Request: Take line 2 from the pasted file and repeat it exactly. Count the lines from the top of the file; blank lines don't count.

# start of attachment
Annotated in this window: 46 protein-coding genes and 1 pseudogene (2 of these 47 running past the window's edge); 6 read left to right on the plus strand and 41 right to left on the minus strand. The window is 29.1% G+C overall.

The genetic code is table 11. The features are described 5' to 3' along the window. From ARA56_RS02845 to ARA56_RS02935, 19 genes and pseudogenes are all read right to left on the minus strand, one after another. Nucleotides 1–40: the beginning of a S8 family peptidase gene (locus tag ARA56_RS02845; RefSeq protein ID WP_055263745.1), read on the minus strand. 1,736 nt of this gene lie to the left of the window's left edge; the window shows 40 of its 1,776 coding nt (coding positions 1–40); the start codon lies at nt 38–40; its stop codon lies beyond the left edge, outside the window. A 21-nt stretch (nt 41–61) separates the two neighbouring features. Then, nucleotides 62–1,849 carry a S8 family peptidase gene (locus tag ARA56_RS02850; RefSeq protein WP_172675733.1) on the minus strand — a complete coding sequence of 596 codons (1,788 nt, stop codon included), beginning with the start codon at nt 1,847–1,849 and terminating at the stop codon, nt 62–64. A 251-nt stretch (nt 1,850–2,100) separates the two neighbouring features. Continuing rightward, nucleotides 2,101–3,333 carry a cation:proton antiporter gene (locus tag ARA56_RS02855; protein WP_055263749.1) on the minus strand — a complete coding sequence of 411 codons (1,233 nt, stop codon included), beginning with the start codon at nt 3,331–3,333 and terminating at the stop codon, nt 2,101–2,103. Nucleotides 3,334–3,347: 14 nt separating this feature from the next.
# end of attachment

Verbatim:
The genetic code is table 11. The features are described 5' to 3' along the window. From ARA56_RS02845 to ARA56_RS02935, 19 genes and pseudogenes are all read right to left on the minus strand, one after another. Nucleotides 1–40: the beginning of a S8 family peptidase gene (locus tag ARA56_RS02845; RefSeq protein ID WP_055263745.1), read on the minus strand. 1,736 nt of this gene lie to the left of the window's left edge; the window shows 40 of its 1,776 coding nt (coding positions 1–40); the start codon lies at nt 38–40; its stop codon lies beyond the left edge, outside the window. A 21-nt stretch (nt 41–61) separates the two neighbouring features. Then, nucleotides 62–1,849 carry a S8 family peptidase gene (locus tag ARA56_RS02850; RefSeq protein WP_172675733.1) on the minus strand — a complete coding sequence of 596 codons (1,788 nt, stop codon included), beginning with the start codon at nt 1,847–1,849 and terminating at the stop codon, nt 62–64. A 251-nt stretch (nt 1,850–2,100) separates the two neighbouring features. Continuing rightward, nucleotides 2,101–3,333 carry a cation:proton antiporter gene (locus tag ARA56_RS02855; protein WP_055263749.1) on the minus strand — a complete coding sequence of 411 codons (1,233 nt, stop codon included), beginning with the start codon at nt 3,331–3,333 and terminating at the stop codon, nt 2,101–2,103. Nucleotides 3,334–3,347: 14 nt separating this feature from the next.